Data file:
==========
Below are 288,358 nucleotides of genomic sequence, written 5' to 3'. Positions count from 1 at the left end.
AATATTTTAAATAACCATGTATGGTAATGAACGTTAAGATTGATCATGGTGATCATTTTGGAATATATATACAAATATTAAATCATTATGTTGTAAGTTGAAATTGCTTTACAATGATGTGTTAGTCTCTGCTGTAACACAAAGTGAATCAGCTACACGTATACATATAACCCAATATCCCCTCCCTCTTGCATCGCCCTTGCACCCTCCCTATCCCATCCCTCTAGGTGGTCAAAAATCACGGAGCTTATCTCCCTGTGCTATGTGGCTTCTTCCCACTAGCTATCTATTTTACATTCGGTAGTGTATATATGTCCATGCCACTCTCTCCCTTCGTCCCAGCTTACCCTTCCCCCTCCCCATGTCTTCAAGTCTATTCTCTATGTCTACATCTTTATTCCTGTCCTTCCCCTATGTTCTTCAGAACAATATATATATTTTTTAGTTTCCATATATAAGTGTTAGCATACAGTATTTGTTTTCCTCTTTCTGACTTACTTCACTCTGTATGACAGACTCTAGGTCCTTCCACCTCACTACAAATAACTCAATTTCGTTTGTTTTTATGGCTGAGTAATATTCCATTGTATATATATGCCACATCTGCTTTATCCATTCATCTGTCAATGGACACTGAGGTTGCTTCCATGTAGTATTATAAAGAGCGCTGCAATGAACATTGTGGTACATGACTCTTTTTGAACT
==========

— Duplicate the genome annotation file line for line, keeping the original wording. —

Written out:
Below are 288,358 nucleotides of genomic sequence, written 5' to 3'. Positions count from 1 at the left end.
AATATTTTAAATAACCATGTATGGTAATGAACGTTAAGATTGATCATGGTGATCATTTTGGAATATATATACAAATATTAAATCATTATGTTGTAAGTTGAAATTGCTTTACAATGATGTGTTAGTCTCTGCTGTAACACAAAGTGAATCAGCTACACGTATACATATAACCCAATATCCCCTCCCTCTTGCATCGCCCTTGCACCCTCCCTATCCCATCCCTCTAGGTGGTCAAAAATCACGGAGCTTATCTCCCTGTGCTATGTGGCTTCTTCCCACTAGCTATCTATTTTACATTCGGTAGTGTATATATGTCCATGCCACTCTCTCCCTTCGTCCCAGCTTACCCTTCCCCCTCCCCATGTCTTCAAGTCTATTCTCTATGTCTACATCTTTATTCCTGTCCTTCCCCTATGTTCTTCAGAACAATATATATATTTTTTAGTTTCCATATATAAGTGTTAGCATACAGTATTTGTTTTCCTCTTTCTGACTTACTTCACTCTGTATGACAGACTCTAGGTCCTTCCACCTCACTACAAATAACTCAATTTCGTTTGTTTTTATGGCTGAGTAATATTCCATTGTATATATATGCCACATCTGCTTTATCCATTCATCTGTCAATGGACACTGAGGTTGCTTCCATGTAGTATTATAAAGAGCGCTGCAATGAACATTGTGGTACATGACTCTTTTTGAACT